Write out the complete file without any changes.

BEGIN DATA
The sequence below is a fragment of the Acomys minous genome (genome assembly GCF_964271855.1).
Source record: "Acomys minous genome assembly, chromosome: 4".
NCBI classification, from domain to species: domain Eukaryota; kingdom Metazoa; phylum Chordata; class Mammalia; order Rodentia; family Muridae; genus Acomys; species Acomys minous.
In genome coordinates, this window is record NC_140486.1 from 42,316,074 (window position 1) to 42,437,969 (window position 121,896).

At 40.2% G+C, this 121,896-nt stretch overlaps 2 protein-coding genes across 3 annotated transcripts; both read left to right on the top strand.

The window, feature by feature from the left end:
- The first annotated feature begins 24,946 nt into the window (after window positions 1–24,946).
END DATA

The sequence below is a fragment of the Acomys minous genome (genome assembly GCF_964271855.1).
Source record: "Acomys minous genome assembly, chromosome: 4".
NCBI classification, from domain to species: domain Eukaryota; kingdom Metazoa; phylum Chordata; class Mammalia; order Rodentia; family Muridae; genus Acomys; species Acomys minous.
In genome coordinates, this window is record NC_140486.1 from 42,316,074 (window position 1) to 42,437,969 (window position 121,896).

At 40.2% G+C, this 121,896-nt stretch overlaps 2 protein-coding genes across 3 annotated transcripts; both read left to right on the top strand.

The window, feature by feature from the left end:
- The first annotated feature begins 24,946 nt into the window (after window positions 1–24,946).